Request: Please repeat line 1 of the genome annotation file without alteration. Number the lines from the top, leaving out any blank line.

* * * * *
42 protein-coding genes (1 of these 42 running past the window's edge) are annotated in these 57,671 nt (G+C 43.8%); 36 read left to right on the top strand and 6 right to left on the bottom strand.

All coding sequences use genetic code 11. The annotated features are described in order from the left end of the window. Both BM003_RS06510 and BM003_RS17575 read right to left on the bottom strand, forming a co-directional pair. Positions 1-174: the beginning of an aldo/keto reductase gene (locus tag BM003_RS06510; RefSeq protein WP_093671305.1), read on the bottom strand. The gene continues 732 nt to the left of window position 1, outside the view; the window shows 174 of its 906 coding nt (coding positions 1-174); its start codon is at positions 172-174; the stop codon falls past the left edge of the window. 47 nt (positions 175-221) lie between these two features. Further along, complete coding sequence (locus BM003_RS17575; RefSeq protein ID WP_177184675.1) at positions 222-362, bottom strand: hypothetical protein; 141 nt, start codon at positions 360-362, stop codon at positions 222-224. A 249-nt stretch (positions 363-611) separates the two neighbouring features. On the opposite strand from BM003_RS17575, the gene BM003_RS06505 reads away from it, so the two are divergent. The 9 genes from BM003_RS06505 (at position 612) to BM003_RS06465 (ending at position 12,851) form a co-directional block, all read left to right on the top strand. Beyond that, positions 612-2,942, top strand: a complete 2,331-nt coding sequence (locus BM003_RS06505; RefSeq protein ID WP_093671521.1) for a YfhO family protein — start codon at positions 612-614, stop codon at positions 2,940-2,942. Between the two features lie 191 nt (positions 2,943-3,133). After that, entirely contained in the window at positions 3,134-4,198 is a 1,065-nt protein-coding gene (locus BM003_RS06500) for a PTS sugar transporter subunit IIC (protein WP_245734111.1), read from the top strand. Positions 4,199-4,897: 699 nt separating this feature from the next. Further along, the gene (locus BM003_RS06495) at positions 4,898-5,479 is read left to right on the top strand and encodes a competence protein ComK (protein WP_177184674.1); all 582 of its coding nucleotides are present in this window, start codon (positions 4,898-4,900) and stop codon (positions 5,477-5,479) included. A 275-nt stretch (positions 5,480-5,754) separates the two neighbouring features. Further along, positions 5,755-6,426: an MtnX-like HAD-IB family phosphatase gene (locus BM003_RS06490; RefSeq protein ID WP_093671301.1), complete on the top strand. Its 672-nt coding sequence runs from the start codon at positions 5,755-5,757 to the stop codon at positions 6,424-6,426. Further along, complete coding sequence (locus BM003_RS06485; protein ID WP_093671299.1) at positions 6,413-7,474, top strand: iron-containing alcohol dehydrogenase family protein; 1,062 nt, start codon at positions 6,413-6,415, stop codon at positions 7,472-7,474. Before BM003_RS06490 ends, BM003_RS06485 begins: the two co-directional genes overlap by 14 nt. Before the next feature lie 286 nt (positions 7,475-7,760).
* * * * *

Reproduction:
42 protein-coding genes (1 of these 42 running past the window's edge) are annotated in these 57,671 nt (G+C 43.8%); 36 read left to right on the top strand and 6 right to left on the bottom strand.